Tips from the researcher - remote working

The responsible authorities are recommending those who have the opportunity to work from home to help reduce the spread of the novel coronavirus. Many will appreciate it, while others will find it challenging.

Kristina Palm Foto: -

Kristina Palm, researcher at the department of learning, informatics, management and ethics and lecturer in industrial occupational science at KTH, gives her best advice for working from home.

“The fact that we have different preferences regarding how we want to integrate work and other life, is important knowledge for managers and employees to have. What happens when we work from home is that the line between work and other life becomes blurred. Those who feel good having a clear limit may need to create new boundaries in order to be able to deal with everyday life,” says Kristina Palm.

One way of creating a psychological space is by using the so-called Pomodoro technique:

Set a time and during that time you concentrate on work. Write down any thoughts that go through your head about things other than work on a piece of paper. It might be something like, “is there anything good to eat in the fridge” or “maybe I should vacuum under the couch”.

“My suggestion is that you work in 45-minute blocks and then take a proper break for 5-15 minutes. It’s a good idea to move around during the break. Also set the timer for your breaks so that they don’t drag out over time,” says Kristina Palm.

Tips for maintaining the boundary between work and leisure time at home

  • Set aside a room, or an area in your home for work.
  • Make sure to differentiate between the times that you work and the times you are off work.
  • Create psychological space for work, i.e. the opportunity to focus solely on the work instead of on other things that can easily be distracting at home.

Other ways of collaborating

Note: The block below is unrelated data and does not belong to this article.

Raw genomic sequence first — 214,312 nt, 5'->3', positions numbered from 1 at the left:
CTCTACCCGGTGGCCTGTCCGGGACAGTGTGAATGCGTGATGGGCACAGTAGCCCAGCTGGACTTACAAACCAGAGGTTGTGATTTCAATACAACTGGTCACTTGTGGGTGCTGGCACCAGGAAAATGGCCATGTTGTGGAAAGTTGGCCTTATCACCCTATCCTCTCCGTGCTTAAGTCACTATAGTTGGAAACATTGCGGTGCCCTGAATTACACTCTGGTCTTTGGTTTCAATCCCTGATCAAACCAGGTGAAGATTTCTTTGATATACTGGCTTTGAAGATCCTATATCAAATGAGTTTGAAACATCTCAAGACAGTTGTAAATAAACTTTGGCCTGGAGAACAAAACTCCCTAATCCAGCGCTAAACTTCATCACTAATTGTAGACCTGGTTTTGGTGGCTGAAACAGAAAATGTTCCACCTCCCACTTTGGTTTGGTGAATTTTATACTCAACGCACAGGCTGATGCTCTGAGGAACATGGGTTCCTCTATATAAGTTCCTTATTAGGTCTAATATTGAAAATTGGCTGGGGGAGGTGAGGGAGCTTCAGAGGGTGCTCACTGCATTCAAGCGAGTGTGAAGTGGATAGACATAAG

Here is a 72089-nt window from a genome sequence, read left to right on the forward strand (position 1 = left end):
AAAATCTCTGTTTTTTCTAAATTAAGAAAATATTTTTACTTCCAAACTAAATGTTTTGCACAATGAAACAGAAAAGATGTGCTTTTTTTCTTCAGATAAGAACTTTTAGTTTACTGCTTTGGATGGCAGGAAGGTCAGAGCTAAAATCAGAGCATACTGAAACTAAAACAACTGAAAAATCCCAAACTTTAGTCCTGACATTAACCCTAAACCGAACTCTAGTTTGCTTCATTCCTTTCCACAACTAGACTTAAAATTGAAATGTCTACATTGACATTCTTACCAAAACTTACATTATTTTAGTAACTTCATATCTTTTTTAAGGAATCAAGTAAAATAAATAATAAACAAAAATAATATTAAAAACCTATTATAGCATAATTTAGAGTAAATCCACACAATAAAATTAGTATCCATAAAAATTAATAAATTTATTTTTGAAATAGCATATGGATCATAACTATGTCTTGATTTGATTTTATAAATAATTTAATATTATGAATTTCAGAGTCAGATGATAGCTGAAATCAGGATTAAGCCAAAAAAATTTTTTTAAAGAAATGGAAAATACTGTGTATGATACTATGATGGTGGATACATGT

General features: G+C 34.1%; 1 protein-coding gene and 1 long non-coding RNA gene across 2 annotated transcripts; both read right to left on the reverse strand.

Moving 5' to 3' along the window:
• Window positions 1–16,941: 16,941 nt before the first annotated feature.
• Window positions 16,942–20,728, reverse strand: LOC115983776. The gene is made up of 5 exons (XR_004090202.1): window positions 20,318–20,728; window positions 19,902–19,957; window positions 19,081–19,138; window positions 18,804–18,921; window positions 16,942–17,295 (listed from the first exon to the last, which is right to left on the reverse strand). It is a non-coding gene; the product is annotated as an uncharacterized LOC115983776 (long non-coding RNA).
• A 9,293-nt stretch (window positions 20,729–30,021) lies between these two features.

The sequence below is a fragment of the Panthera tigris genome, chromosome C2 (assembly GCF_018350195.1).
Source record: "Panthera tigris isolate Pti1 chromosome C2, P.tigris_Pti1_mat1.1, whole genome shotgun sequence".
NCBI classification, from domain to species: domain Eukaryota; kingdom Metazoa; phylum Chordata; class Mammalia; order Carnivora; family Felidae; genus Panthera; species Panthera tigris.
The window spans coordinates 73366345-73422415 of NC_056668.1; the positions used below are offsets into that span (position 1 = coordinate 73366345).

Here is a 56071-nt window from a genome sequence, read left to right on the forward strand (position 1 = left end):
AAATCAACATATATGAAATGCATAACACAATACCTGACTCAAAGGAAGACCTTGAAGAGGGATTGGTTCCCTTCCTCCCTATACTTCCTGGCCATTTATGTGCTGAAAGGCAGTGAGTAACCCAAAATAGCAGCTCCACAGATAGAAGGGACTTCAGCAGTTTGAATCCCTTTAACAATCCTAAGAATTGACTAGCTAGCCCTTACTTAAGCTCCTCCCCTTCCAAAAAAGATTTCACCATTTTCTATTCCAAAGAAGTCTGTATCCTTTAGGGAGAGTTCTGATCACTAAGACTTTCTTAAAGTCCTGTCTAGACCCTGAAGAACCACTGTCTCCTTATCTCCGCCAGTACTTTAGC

She also raises the importance of finding other ways in which to collaborate when it is not possible to meet physically.

“Some issues for discussion include: Should you have set times or meetings as necessary? On which occasions do you have meetings using a digital platform like Zoom, Teams or Skype? And for which occasions and questions are SMS or emails sufficient?,” says Kristina Palm.

Several things that are important to think about with virtual meetings, but firstly the same things apply as for usual meetings: Have a clear purpose, a clear agenda and ensure that everyone has a chance to speak and be heard. Furthermore, only call those who are really needed at the meeting.

“What may be different is that the person leading the meeting may need to be even more prepared, even a bit clearer about what the purpose is, and even more effort is required for everyone to have a chance to speak and be heard,” says Kristina Palm.

Well-functioning technology

A well-functioning technology is important – if the technology plays up during a video conference – switch to a conference call.

“One advantage at the moment is that everyone is working remotely, which makes the meeting more efficient than if some meeting participants are physically sitting in the same room.

Working remotely also makes the need for follow-up and clarity from management even more important. As a manager, you need to talk to your team about it.

“I think that managers shouldn’t be worried that people will suddenly start covering up the work, if they usually do a good job, they will still do a good job when they are working from home, to the best of their ability and under the conditions present.

Digital "fika"

A couple of further things to think about: If the call to work from home lasts for a longer period of time, there will also be a bit less social life. The workplace is often a source of good social relationships and it can be a good idea to have a digital coffee together remotely.

“Make a cup of coffee, log in to the virtual platform that you are using and talk about how you feel and things are for you.” says Kristina Palm.

The home office often has a poorer ergonomic environment – there are often height-adjustable table available at the regular workplace, as well as a good chair and good lighting.

“The home office that you organise certainly doesn’t have to have these features – so be careful with breaks,” says Kristina Palm.

The knowledge is based on the project “Ways to a sustainable digital working life” funded by AFA Försäkring and carried out in collaboration with Calle Rosengren at Lund University and Ann Bergman at Karlstad University.

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